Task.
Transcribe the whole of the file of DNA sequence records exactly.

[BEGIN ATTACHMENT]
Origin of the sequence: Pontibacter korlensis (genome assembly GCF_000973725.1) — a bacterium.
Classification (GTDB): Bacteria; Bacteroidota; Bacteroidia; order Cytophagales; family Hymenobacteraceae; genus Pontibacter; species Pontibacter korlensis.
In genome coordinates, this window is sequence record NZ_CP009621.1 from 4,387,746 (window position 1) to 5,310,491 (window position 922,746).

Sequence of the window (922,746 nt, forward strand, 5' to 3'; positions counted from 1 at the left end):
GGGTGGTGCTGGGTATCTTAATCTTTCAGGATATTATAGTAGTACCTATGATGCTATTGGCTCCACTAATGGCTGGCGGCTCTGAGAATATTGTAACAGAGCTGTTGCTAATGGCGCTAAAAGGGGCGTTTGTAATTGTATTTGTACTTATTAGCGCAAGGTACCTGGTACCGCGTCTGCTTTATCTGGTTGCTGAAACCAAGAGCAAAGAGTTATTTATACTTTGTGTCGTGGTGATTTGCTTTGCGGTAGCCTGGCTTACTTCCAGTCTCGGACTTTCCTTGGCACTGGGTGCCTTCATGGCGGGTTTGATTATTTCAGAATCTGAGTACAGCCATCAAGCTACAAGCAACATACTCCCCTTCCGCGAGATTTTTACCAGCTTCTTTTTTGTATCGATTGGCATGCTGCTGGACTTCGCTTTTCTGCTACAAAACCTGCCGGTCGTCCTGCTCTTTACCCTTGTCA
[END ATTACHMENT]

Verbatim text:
Origin of the sequence: Pontibacter korlensis (genome assembly GCF_000973725.1) — a bacterium.
Classification (GTDB): Bacteria; Bacteroidota; Bacteroidia; order Cytophagales; family Hymenobacteraceae; genus Pontibacter; species Pontibacter korlensis.
In genome coordinates, this window is sequence record NZ_CP009621.1 from 4,387,746 (window position 1) to 5,310,491 (window position 922,746).

Sequence of the window (922,746 nt, forward strand, 5' to 3'; positions counted from 1 at the left end):
GGGTGGTGCTGGGTATCTTAATCTTTCAGGATATTATAGTAGTACCTATGATGCTATTGGCTCCACTAATGGCTGGCGGCTCTGAGAATATTGTAACAGAGCTGTTGCTAATGGCGCTAAAAGGGGCGTTTGTAATTGTATTTGTACTTATTAGCGCAAGGTACCTGGTACCGCGTCTGCTTTATCTGGTTGCTGAAACCAAGAGCAAAGAGTTATTTATACTTTGTGTCGTGGTGATTTGCTTTGCGGTAGCCTGGCTTACTTCCAGTCTCGGACTTTCCTTGGCACTGGGTGCCTTCATGGCGGGTTTGATTATTTCAGAATCTGAGTACAGCCATCAAGCTACAAGCAACATACTCCCCTTCCGCGAGATTTTTACCAGCTTCTTTTTTGTATCGATTGGCATGCTGCTGGACTTCGCTTTTCTGCTACAAAACCTGCCGGTCGTCCTGCTCTTTACCCTTGTCA